Binx and the Jellyfish


Sometimes I just don’t know. 

My concrete beliefs and values, my moral compass and how I was raised; all that I know. Things start getting a little trickier when you bring fate and destiny into the equation. One Pinterest binge is all it takes to start thinking about how you’re going to start dancing in the rain and that life’s too short for your crappy job. And that stuff? I’m pretty reluctant to believe. Call me a realist, a pessimist, a Debbie Downer, but I think the “everything happens for a reason” line of thinking is just that: wishful thinking.

I don’t know for sure how I stumbled upon this book, probably while scrolling GoodReads or Instagram, but Lily and the Octopus came up on my radar. I saw the cover w/ a cute little dachshund and a thumbs up from a fellow book-loving friend and I put it on hold at the library. It came in almost immediately and I started reading it in bed last Friday night. Brent was next to me on his laptop and looked over when he noticed my heaving sobs and ugly crying.

Turns out, Lily and the Octopus, SPOILER ALERT, isn’t about a dog and her pal the octopus. It’s about a dog w/ a tumor, that the owner refuses to acknowledge as a tumor and refers to as the octopus. I’m not even spoiling anything, b/c you’re introduced to the octopus in the first chapter, when your dreams of a cute little story are dashed and the tears start and you know that nothing will ever be okay again.

Is this a fucking joke? Less than a month after my own baby is taken by cancer, by abnormal fluid filling his abdomen and making him look like he had his own creature dwelling w/in, I randomly find this book. After my first bout of tears, after Brent suggesting it was too soon for such a read, I had to agree. But I couldn’t put it down; I don’t mean that it was the most gripping plot I’ve ever run into, even though it was interesting and well written. I couldn’t put it down b/c I needed to know that I wasn’t the only one, that there were others out there this deeply affected by the loss of a pet, and reading this, while heartbreaking at times b/c it is SO SOON after Binxy, was also slightly therapeutic.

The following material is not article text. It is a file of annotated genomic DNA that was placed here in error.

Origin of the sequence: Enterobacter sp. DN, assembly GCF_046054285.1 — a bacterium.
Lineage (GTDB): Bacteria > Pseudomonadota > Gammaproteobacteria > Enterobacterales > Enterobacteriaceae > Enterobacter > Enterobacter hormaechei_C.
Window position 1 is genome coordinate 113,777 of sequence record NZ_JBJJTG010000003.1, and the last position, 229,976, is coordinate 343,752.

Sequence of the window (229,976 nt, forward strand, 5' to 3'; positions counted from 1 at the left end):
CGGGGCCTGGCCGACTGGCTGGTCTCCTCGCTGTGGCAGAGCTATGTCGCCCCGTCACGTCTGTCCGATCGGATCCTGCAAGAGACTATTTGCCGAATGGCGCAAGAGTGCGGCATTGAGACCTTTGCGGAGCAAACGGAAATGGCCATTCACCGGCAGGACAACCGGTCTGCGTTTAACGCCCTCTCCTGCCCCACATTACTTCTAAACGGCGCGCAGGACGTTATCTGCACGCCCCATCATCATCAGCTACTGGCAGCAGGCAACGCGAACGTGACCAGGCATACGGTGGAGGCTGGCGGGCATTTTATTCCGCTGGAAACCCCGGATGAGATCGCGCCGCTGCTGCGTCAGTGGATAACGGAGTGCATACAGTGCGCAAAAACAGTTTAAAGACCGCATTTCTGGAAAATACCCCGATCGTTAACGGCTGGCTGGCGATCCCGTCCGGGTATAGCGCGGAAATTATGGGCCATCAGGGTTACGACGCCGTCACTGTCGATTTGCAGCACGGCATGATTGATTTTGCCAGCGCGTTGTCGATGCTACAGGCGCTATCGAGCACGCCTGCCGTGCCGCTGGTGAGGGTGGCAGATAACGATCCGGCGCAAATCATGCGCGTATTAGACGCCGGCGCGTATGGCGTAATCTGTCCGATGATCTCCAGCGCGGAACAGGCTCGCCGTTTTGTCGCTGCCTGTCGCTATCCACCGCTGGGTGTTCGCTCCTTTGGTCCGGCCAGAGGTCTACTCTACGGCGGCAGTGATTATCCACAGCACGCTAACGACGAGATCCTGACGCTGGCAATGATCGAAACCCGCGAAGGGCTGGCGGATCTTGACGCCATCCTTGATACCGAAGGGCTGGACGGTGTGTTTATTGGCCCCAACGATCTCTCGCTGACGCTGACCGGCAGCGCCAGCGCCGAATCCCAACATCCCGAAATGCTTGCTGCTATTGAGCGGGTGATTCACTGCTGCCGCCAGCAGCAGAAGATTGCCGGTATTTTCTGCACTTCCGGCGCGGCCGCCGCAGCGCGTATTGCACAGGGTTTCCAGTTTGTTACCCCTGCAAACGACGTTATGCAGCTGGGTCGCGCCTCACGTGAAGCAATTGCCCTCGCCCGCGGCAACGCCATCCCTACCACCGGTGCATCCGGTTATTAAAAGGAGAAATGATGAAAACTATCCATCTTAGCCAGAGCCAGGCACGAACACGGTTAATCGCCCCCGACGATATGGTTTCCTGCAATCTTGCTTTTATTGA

Although I was blindsided by the title giving nothing away, I loved how the narrator referred to the tumor as the octopus. I thought it was clever and original and just the right amount of delusional that I could get on board w/. When we first noticed Binx looking heavier in his belly, I knew, I just fucking knew something was terribly, horribly wrong. But we convinced ourselves he was putting on weight for the winter, was less active b/c of the shorter days, had some rare form of feline seasonal affective disorder.

Binx’s fight was w/ a jellyfish (original, I know). Another innocent sea creature that humans probably have no real reason to fear, but after Finding Nemo, I’m scarred for life. His abdomen was taken over by this evil creature, taking his appetite, his energy, and everything he was.

I don’t think fate intervened and planted this book on my social media feed. I don’t think this was the first book I was destined to read after losing Boopshu. I still roll my eyes at these corny clichés. But there’s no doubt this book was what I needed at a very low point in my life. I'd recommend it to fellow animal lovers or anyone looking to cry for 300 pages straight. 

Comments

Know what the jellyfish didn't take over? His ability to be such a cute little boopshu, his ability to have people smile the minute they saw him, his ability to still want to spend time with him. And his ability for us to still think about him everyday.

Popular Posts